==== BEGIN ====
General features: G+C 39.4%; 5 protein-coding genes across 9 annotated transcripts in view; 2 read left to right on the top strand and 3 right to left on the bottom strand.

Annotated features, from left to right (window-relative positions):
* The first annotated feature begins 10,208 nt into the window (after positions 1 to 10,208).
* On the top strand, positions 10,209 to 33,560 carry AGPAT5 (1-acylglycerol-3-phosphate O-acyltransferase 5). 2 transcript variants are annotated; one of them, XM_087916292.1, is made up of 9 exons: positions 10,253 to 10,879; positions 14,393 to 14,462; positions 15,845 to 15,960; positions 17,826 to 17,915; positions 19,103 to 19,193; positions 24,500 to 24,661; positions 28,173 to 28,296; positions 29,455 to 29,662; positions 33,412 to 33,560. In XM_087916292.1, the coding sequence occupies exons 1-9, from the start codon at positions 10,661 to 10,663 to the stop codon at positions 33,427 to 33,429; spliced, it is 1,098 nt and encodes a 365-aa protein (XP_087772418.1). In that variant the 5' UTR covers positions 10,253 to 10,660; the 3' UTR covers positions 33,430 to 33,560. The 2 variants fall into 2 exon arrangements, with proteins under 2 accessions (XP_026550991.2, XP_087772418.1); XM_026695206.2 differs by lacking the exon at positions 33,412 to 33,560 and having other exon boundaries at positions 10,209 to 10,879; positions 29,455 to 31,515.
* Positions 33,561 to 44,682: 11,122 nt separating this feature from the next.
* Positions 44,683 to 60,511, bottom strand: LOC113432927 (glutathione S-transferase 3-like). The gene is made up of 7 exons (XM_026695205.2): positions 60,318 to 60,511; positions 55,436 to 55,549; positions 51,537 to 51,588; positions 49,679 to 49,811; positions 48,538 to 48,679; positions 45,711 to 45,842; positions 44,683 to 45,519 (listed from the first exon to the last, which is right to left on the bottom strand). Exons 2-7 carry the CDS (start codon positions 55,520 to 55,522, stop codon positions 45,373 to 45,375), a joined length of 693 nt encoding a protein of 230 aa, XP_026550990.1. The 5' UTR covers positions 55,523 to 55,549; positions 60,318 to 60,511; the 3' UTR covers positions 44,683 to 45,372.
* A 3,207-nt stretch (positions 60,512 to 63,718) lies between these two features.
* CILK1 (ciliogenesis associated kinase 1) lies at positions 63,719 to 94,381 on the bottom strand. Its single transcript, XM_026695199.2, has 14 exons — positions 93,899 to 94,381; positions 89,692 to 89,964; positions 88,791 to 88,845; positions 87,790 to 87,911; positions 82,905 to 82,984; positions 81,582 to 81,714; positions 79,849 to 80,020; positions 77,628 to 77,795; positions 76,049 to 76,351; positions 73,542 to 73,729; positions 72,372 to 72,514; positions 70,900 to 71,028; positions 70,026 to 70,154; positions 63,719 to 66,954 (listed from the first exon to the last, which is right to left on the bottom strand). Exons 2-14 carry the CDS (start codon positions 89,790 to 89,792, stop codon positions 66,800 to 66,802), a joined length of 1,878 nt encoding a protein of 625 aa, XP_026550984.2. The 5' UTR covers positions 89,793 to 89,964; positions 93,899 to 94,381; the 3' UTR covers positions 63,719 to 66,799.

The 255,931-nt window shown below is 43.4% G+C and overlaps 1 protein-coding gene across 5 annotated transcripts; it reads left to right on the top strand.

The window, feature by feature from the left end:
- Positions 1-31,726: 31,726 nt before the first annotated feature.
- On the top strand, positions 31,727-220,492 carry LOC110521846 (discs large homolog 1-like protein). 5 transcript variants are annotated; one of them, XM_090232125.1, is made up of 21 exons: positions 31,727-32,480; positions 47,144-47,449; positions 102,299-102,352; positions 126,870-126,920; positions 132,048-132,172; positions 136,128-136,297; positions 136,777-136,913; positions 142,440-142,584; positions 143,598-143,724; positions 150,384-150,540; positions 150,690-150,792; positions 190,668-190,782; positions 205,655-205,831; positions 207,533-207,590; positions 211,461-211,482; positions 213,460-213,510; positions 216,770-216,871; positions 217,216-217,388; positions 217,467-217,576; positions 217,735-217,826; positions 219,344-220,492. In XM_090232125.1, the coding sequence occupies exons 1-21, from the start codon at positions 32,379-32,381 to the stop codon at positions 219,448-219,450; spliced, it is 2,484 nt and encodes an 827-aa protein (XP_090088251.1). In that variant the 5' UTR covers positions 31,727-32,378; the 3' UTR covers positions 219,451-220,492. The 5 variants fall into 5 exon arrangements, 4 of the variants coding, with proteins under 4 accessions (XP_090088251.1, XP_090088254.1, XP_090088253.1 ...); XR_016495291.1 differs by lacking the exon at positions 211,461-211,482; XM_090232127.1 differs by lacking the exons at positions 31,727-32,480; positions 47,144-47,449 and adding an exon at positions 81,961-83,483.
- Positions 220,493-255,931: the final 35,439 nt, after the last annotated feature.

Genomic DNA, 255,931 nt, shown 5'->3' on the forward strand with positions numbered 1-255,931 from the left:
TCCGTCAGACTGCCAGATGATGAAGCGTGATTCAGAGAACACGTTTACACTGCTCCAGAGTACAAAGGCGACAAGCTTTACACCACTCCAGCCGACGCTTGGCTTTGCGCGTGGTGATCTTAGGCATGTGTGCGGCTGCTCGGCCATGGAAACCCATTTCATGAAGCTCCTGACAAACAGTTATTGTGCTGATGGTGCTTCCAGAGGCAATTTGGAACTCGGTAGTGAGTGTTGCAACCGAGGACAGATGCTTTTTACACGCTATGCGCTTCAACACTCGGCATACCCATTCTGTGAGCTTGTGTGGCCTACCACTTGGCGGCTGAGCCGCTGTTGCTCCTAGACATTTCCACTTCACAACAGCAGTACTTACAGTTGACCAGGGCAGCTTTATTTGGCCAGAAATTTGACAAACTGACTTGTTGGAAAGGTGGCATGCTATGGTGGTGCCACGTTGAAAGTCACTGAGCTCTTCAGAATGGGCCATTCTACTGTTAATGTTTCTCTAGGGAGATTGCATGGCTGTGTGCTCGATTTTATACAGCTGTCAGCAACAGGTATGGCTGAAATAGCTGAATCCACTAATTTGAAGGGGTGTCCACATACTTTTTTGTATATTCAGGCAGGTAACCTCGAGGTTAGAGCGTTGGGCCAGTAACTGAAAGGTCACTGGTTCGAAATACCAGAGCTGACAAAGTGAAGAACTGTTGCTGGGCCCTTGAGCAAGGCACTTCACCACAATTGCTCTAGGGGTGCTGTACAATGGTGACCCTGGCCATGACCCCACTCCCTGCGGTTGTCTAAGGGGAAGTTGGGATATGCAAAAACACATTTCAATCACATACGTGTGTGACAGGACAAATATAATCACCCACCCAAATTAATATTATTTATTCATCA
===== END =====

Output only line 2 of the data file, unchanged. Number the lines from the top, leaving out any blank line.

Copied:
Annotated features, from left to right (window-relative positions):